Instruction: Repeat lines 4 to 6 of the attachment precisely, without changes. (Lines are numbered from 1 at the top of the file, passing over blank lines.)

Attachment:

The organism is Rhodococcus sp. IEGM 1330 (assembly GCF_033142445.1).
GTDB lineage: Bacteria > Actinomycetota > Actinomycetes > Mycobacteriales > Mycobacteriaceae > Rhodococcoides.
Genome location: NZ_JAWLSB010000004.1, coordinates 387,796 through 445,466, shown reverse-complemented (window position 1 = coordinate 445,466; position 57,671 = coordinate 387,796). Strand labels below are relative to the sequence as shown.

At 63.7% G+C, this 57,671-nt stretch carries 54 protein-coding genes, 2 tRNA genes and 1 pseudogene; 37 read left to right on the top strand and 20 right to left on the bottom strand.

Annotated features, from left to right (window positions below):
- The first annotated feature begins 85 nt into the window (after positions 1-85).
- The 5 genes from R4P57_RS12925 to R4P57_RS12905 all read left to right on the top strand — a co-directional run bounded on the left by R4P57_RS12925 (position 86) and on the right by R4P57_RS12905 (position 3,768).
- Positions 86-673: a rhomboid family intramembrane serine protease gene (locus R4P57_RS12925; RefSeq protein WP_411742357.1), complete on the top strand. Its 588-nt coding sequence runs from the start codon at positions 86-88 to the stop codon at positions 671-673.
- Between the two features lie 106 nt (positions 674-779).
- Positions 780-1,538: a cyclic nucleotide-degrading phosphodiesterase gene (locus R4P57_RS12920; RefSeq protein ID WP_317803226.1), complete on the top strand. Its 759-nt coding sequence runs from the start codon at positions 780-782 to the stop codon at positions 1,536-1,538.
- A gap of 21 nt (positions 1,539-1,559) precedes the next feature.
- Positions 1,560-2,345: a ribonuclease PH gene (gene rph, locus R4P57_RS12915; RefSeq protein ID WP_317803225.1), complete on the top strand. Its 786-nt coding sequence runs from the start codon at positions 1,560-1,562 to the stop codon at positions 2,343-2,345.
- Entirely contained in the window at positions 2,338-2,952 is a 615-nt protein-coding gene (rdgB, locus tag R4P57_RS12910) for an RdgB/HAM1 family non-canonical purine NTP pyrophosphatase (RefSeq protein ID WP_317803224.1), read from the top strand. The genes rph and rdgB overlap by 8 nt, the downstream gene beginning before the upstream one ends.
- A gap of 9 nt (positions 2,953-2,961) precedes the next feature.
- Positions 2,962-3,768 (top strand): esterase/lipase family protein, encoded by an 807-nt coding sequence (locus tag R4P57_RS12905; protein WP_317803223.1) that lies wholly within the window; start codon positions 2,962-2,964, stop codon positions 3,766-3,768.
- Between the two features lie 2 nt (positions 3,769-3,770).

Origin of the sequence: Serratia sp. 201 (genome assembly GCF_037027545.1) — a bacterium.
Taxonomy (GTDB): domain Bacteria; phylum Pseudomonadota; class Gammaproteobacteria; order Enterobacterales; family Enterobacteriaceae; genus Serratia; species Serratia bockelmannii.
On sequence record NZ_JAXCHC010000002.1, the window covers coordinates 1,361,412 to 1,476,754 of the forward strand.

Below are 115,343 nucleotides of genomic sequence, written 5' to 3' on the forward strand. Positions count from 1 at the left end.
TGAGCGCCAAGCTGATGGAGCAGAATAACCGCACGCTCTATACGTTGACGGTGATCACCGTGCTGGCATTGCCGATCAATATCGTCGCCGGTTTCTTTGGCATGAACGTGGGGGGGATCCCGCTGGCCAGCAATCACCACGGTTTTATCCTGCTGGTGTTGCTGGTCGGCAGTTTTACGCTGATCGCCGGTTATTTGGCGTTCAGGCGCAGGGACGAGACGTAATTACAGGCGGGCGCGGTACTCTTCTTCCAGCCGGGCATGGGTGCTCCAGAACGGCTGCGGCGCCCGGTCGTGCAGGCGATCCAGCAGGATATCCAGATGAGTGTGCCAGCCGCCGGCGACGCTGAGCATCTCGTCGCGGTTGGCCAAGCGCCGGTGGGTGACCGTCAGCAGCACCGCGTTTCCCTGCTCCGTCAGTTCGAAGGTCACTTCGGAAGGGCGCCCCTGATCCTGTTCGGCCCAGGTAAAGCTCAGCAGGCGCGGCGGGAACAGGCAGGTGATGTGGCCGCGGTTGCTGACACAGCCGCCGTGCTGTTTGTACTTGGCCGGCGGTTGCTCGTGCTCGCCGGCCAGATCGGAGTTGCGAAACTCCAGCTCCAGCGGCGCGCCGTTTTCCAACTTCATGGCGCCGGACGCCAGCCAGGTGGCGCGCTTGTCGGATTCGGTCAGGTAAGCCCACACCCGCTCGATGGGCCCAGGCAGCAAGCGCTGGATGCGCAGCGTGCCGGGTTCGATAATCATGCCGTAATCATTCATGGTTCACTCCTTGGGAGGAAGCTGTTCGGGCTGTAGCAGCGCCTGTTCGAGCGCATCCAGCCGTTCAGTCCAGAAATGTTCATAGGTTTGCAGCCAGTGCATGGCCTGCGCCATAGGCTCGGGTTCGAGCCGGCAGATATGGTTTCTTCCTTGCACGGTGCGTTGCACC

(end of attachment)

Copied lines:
At 63.7% G+C, this 57,671-nt stretch carries 54 protein-coding genes, 2 tRNA genes and 1 pseudogene; 37 read left to right on the top strand and 20 right to left on the bottom strand.

Annotated features, from left to right (window positions below):
- The first annotated feature begins 85 nt into the window (after positions 1-85).